Angle double raise takeouts, (Un)Coupling,& Toasters

Every Monday night in winter, I grab my shoes and my broom and head to the Steinbach Curling Club to curl with my dad.  The old man plays skip, and I play third.

I not only love to actually curl, but I also love simply watching curling on TV.  During the Scotties Tournament of Hearts and Brier, I’ll often pull up curling on my phone and go to bed watching the roaring game.  When I asked Ashley to marry me, I’m not sure she would have said yes if she knew this was a thing.

I love the strategy behind it.  And the technicality behind it.  But I also love how down to earth it is, where on most Monday nights, win or lose, both teams head upstairs to the bar and can sit together at a table and laugh at all the shots we missed.

My curling team, this year, had a bit of a rough start.  We lost our first 7 games in a row. I’d rather go to the dentist 7 weeks in a row to get my teeth cleaned than lose 7 games in a row.

The good news, though, is that since losing 7 in a row, we have now won 8 in a row.  Yes, we are in the B division and not the A division, but still, we have won 8 in a row, and that is better than losing 8 in a row. I like to think that we’re peaking at the right time.

But, the real highlight for me, is that I have gone from missing most of my shots, to making more of my shots.  And I think that my improved shot making is having a direct impact on our overall record.

Now, obviously, the better you play the more likely you are to win… That’s in any sport. But in curling, how well you play directly affects the person after you.  So, in our case, me making my shots means that my dad has relatively easy shots to make, like an open draw, or an open hit.  But, if I miss my shots, oh my, then the old skipper has to get in the hack and make an angle raise double take-out every end. Which he usually misses. And then we lose.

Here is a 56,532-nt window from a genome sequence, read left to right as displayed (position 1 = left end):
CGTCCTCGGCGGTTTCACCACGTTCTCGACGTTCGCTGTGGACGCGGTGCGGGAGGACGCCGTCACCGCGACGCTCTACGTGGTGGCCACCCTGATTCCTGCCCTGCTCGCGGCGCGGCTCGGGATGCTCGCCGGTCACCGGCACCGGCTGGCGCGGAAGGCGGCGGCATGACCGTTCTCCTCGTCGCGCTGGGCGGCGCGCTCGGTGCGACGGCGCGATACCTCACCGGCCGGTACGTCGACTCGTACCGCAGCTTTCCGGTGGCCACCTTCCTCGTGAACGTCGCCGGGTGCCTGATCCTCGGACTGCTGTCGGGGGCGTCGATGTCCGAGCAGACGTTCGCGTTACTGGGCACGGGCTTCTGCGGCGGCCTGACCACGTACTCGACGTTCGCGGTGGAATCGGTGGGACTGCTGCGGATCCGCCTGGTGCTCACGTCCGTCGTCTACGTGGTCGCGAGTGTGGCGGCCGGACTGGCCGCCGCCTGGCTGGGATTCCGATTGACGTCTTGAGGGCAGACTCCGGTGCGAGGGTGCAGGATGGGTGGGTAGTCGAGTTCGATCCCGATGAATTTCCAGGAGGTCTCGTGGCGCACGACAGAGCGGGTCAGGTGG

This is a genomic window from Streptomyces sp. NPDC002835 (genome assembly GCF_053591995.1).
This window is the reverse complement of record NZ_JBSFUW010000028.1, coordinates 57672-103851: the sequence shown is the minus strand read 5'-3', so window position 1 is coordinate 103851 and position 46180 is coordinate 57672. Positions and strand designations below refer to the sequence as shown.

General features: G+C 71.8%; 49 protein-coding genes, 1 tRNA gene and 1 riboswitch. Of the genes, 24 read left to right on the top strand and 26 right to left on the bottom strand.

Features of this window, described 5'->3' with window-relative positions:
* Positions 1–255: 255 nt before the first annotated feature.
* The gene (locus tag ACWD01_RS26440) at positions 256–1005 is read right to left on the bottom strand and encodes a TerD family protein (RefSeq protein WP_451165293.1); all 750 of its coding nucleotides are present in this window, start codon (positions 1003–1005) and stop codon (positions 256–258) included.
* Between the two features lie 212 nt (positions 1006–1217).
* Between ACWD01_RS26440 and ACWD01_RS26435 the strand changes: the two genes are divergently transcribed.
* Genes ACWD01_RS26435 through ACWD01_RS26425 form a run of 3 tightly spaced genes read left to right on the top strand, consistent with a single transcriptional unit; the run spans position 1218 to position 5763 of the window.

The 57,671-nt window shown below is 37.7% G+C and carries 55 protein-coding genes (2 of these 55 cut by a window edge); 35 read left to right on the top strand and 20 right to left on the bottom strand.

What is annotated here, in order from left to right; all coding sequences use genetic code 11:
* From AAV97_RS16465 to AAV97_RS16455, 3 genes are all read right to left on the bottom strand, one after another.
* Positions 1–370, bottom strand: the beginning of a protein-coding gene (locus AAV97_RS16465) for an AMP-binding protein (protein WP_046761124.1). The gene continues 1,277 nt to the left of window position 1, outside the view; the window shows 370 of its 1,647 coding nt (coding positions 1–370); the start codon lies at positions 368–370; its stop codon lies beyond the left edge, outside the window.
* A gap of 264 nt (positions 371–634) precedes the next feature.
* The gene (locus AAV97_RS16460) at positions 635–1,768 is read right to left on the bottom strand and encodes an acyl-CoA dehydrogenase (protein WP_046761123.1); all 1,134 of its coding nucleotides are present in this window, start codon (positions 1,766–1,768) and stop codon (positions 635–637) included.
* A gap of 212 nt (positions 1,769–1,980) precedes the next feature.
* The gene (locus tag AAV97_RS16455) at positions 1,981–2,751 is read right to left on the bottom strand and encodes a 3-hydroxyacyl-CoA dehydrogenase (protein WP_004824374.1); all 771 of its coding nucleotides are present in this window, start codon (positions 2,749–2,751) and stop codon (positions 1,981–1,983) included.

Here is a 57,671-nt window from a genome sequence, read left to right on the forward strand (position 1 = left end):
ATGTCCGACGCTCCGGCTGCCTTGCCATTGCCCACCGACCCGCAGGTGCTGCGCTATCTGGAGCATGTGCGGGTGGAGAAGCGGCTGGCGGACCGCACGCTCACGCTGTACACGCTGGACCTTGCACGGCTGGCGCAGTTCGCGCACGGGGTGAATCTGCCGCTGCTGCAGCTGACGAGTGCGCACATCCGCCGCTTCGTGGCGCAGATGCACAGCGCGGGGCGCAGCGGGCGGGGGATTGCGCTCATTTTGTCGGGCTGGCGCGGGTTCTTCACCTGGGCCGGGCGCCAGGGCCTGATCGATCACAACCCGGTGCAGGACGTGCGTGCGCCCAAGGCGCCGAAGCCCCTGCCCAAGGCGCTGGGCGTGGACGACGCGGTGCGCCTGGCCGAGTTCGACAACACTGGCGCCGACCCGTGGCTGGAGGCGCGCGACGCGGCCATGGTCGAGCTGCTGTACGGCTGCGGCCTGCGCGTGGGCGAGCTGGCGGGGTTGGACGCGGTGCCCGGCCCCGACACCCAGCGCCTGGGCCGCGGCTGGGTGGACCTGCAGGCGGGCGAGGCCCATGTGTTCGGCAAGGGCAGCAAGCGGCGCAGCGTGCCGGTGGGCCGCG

Most curling games cannot be won by the skip alone.  In order to win, most curling games require the whole team to play well.  You cannot win by yourself.

In today’s Scripture reading, Jesus got baptized. But, he did not baptize himself.

He asked John the Baptist to do it.  And, every time I preach about John the Baptist, I simply have to use this picture.  Every time.

Although this year, a random person on the internet sent me a picture of John the Baptist in the Red River in winter, which is just delightful.

red_river_john_batist

Jesus INSISTED that John baptize him.  The son of God, the prince of Peace, the Messiah, was adamant that a regular human preacher baptize him.

Jesus allowed this to happen to him.  He surrendered.  He gave his consent.  He trusted the people around him.  Jesus did not consider himself strong or independent or superior.  He actually did the opposite.  He took a position of inferiority and vulnerability and dependence.

And only then was he ready to be baptized.

His baptism was not a sign of him being ready, that he had reached some magical level of faith maturity, or having all the answers. No! It happened at the beginning of his ministry.  It was a sign of him being open.

Open to God’s way of living.


Well, I like to think of baptism being about both coupling and uncoupling .

We couple ourselves, we link ourselves, we ally ourselves, we choose to place ourselves in the Kingdom of God… We couple ourselves to God’s rule, both in our hearts and in our world.  We open ourselves up to walking together as a community, to care for each other, to be the body, to both give and receive grace and peace, to love God and to love our neighbours as ourselves, and to orient our lives around being a disciple of Jesus.

Also, we uncouple ourselves, we break up, we dissociate, we disconnect ourselves from that which is the opposite of God.  Selfishness, racism, the desire for vengeance and revenge, sexism, hatred, nationalism, rage, envy, and more